Andy: Yeah, definitely. Over the last five months I think I’d say. I think since Dave joined the band really we’ve been gradually building up into what you hear today. I’ve always liked writing songs and I don’t think that side of it’s changed too much, and we’ve always had quite a few heavy sounding songs in the set, but with Dave’s style of guitar playing being so central to what we’re doing now I think that edge is what distinguishes us from most other bands who are around at the moment.
You seem to have transcended this progression to your live performances. Would you say playing live is a big thrill to the band?
Andy: Definitely. I think we had a period when Dave first joined the band where we may have been pulling in different directions in terms of what we wanted to achieve, but that transition period is over now and people have commented, particularly after our last few live shows, just how far we’ve come in the last year or so.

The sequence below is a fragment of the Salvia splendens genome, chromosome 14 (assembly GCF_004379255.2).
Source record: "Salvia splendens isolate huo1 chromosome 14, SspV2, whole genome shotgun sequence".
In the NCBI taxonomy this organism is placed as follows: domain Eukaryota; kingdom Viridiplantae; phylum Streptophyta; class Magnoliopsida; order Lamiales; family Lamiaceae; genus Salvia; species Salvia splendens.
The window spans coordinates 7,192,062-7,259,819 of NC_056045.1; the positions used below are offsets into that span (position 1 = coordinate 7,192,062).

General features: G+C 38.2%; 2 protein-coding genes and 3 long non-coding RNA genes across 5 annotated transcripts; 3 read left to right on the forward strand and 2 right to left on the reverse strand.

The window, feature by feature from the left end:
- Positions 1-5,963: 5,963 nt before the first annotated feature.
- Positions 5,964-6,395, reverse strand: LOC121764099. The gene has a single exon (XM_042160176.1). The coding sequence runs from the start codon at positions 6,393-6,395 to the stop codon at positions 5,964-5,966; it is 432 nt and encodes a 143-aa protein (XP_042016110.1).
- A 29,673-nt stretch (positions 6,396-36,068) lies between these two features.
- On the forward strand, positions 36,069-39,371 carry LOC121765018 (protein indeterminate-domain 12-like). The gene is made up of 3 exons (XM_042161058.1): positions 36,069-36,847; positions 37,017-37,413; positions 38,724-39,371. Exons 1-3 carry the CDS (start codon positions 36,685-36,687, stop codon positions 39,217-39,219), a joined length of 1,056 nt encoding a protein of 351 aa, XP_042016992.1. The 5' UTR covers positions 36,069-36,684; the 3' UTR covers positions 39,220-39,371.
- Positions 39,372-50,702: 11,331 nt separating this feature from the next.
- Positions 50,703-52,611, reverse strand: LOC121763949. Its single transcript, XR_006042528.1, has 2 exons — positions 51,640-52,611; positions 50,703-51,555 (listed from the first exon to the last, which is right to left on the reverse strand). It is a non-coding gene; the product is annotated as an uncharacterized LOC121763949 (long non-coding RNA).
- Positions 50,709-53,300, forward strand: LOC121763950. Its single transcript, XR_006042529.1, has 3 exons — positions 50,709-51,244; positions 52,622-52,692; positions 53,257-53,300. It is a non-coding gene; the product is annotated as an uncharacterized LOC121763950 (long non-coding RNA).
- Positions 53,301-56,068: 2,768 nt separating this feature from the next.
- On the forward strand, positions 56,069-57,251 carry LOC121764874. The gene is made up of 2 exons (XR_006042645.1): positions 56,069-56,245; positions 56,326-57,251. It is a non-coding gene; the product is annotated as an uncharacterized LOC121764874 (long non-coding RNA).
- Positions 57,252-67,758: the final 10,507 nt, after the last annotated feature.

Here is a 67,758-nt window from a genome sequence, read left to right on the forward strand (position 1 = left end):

Obviously with people like Seachange gaining more attention from a wider audience, do you feel Nottingham bands are getting the recognition they deserve?
Andy: It’s good that people are listening to these bands because of the music they’re making and not because they come from the right places or know the right people. I think what astonishes me more though is the attitude of some people in Nottingham, who seem to dismiss local bands rather than embracing them when they’re on the verge of breaking through. It’s like with Six By Seven years ago, nobody wanted to know them around here until they’d made it in London.
Jon: I think one thing that sets us apart from other bands in Nottingham is Andy’s attitude to writing and delivering timeless, classic songs.
Andy: That’s why we don’t like being categorised or classed with other bands, because when that happens it can affect the way you write, and you end up writing in one particular style to suit a specific audience.
Dave: I think we stand apart from everyone I’ve heard anyway.